Madeleine Thien is one of two Canadian authors short-listed for the Man Booker Prize, one of the world’s most prestigious literary prizes and on the short list for Canada’s Scotiabank Giller Prize. Her novel, Do Not Say We Have Nothing, is an inter-generational saga set in China through the cultural revolution and culminating in the lead-up to the Tiananmen Square massacre.
Tiananmen square ‘really shook me’
“I remember…when I was a teenager and when there was the first news footage of the demonstrations in Tiananmen Square and how that really shook me in a sense because it was my first glimpse into China at that time in 1989 and my first glimpse of other people my age—students and so on—and it stayed with me,” says Thien.Listen
‘A very emotional journey’
Thien’s grandparents lived in mainland China and her own parents grew up in Hong Kong and Malaysia before settling in Vancouver in 1974. That is where she grew up. Although she did not learn Mandarin language, she was surrounded by Chinese culture and decided to travel with her mother to China. Her mother died shortly before the trip, but a few months later in 2002, she went alone on what she called a very emotional journey.
Several trips ensued with much observation, much reading, much discussion, and the novel took shape.
Musicians must choose
The three characters at the heart of the novel are musicians who love and are studying western classical music in Shanghai. But at the start of the Cultural Revolution in 1966 such music along with classical Chinese music, literature and art were targets of the revolution and denounced as bourgeois and sentimental.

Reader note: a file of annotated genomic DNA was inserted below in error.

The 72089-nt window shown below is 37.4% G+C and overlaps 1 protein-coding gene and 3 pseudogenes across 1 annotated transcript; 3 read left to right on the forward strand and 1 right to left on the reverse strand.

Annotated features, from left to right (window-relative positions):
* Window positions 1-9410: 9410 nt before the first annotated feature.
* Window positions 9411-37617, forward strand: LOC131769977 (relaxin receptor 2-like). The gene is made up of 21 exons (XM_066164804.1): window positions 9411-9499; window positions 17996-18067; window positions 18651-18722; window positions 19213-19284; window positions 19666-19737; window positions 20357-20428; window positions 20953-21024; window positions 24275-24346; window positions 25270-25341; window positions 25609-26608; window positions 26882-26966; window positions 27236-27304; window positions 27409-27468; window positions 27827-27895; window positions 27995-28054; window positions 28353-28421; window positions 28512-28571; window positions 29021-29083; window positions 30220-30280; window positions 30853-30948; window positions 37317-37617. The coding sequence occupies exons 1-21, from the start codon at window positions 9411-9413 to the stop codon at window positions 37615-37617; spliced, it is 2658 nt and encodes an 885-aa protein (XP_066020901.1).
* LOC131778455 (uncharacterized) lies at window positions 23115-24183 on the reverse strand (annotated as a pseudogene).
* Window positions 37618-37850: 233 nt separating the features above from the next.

“These musicians have to choose,” says Thien. “If the language that they had committed themselves to is no longer available to them and is in fact dangerous, what language are they going to speak with now? Can they speak in the music of the new revolutionary China? Do they choose silence? Do they simply leave music behind altogether? And the three at the centre make very, very different choices.”
Canada diverse in many ways
Thien is considered one of Canada’s most gifted young writers and she has received several prizes for previous works. She says Canada is a great place to be a writer.
“I think it’s a really vibrant place. It’s a place that has a really diverse literary community and literary canon. I think (it’s) diverse in terms of ethnicity and background and politics and all that, but also diverse in terms of esthetics and form and experimentation and all of those things.
“It’s actually a country of great poets and I think that’s really informed the kinds of novels that Canada in some ways appreciates. So we have both the scope of epic work and also the attention to language. I think in many ways it’s a great place to be an artist and to be a writer.”
The Scotiabank Giller Prize is one of Canada’s top awards. The winner is awarded $100,000 and each of the other five finalists wins $10,000.
The books shortlisted for the 2016 Scotiabank Giller Prize are:
- Mona Awad for her novel 13 Ways of Looking at a Fat Girl, published by Penguin Canada
- Gary Barwin for his novel Yiddish for Pirates, published by Random House Canada
- Emma Donoghue for her novel The Wonder, published by HarperCollins Publishers Ltd
- Catherine Leroux for her novel The Party Wall, published by Biblioasis International Translation Series, translated by Lazer Lederhendler
- Madeleine Thien for her novel Do Not Say We Have Nothing, published by Alfred A. Knopf Canada
- Zoe Whittall for her novel The Best Kind of People, published by House of Anansi Press Inc.
The other Canadian short-listed for the Man Booker Prize is David Szalay. He was nominated for a short story collection called All That Man Is. The winner will be named on October 25th and will receive £80,000 ($80,700).